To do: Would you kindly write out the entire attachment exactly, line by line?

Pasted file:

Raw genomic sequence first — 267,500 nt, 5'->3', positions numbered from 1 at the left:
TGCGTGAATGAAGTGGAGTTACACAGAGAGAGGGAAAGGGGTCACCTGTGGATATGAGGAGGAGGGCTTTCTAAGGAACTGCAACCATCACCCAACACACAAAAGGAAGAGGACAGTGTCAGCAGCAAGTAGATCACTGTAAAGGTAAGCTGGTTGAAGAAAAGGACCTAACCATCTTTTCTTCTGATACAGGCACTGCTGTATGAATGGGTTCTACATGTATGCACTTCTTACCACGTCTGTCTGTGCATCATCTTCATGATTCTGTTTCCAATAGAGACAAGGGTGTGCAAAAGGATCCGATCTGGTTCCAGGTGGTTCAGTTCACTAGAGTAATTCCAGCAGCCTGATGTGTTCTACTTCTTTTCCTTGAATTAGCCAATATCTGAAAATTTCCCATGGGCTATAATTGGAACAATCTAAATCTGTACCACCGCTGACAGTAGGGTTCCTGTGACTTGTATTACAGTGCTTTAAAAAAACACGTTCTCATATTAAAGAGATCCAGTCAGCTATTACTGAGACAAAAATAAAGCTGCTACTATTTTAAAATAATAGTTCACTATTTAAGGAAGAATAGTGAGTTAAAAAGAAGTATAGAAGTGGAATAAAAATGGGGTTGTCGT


Raw genomic sequence first — 267,500 nt, 5'->3', positions numbered from 1 at the left:
TGCGTGAATGAAGTGGAGTTACACAGAGAGAGGGAAAGGGGTCACCTGTGGATATGAGGAGGAGGGCTTTCTAAGGAACTGCAACCATCACCCAACACACAAAAGGAAGAGGACAGTGTCAGCAGCAAGTAGATCACTGTAAAGGTAAGCTGGTTGAAGAAAAGGACCTAACCATCTTTTCTTCTGATACAGGCACTGCTGTATGAATGGGTTCTACATGTATGCACTTCTTACCACGTCTGTCTGTGCATCATCTTCATGATTCTGTTTCCAATAGAGACAAGGGTGTGCAAAAGGATCCGATCTGGTTCCAGGTGGTTCAGTTCACTAGAGTAATTCCAGCAGCCTGATGTGTTCTACTTCTTTTCCTTGAATTAGCCAATATCTGAAAATTTCCCATGGGCTATAATTGGAACAATCTAAATCTGTACCACCGCTGACAGTAGGGTTCCTGTGACTTGTATTACAGTGCTTTAAAAAAACACGTTCTCATATTAAAGAGATCCAGTCAGCTATTACTGAGACAAAAATAAAGCTGCTACTATTTTAAAATAATAGTTCACTATTTAAGGAAGAATAGTGAGTTAAAAAGAAGTATAGAAGTGGAATAAAAATGGGGTTGTCGT